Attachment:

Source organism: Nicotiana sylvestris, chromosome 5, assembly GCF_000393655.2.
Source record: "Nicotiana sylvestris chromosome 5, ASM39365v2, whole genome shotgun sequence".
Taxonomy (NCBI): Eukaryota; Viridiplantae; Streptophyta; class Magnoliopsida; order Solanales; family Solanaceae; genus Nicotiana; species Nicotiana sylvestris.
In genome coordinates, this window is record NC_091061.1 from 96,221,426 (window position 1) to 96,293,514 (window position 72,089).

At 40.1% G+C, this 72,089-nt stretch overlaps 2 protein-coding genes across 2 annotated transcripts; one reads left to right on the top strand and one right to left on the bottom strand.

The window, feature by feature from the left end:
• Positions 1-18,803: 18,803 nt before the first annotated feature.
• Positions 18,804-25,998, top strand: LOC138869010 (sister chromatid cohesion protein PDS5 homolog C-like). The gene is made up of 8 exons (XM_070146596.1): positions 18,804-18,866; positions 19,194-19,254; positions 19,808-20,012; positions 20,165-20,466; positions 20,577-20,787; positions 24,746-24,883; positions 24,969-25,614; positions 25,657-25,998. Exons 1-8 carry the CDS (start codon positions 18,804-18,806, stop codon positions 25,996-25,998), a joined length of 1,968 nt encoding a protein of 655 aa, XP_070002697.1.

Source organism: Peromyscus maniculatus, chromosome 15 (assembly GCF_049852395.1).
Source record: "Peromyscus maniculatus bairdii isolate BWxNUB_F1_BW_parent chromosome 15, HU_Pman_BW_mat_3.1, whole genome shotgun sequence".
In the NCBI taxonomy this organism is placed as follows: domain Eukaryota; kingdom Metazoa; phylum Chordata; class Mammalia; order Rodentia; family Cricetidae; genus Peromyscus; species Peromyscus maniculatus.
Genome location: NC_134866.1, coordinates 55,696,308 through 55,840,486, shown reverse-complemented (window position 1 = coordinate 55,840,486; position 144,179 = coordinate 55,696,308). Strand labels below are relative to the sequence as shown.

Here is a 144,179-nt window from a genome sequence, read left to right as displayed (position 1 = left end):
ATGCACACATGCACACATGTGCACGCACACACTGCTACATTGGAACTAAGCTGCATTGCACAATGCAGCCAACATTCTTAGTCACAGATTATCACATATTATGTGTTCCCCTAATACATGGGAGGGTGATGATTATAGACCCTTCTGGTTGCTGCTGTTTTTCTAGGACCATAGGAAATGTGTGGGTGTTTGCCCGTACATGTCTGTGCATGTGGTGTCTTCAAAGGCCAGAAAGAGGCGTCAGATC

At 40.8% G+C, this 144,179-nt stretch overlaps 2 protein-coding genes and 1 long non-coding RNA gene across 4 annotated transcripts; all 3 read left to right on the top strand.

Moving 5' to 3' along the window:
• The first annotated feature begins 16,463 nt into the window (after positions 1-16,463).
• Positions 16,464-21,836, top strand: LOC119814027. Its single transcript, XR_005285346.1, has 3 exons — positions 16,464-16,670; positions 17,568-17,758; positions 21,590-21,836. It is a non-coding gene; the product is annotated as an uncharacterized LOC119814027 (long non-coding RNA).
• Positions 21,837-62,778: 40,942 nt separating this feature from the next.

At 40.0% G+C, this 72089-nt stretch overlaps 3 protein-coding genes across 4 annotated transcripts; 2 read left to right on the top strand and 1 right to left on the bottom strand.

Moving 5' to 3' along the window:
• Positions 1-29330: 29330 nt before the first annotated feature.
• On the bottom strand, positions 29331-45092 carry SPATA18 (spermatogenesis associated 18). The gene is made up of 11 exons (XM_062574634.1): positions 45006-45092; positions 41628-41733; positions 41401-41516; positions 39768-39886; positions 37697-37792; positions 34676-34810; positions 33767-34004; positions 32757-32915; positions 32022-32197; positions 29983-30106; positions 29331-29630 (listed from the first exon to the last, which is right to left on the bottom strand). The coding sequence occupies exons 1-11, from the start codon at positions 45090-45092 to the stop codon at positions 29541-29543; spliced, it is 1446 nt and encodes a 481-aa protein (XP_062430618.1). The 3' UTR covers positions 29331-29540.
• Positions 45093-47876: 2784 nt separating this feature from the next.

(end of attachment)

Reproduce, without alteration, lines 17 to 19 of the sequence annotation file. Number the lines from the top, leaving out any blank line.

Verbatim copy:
• The first annotated feature begins 16,463 nt into the window (after positions 1-16,463).
• Positions 16,464-21,836, top strand: LOC119814027. Its single transcript, XR_005285346.1, has 3 exons — positions 16,464-16,670; positions 17,568-17,758; positions 21,590-21,836. It is a non-coding gene; the product is annotated as an uncharacterized LOC119814027 (long non-coding RNA).
• Positions 21,837-62,778: 40,942 nt separating this feature from the next.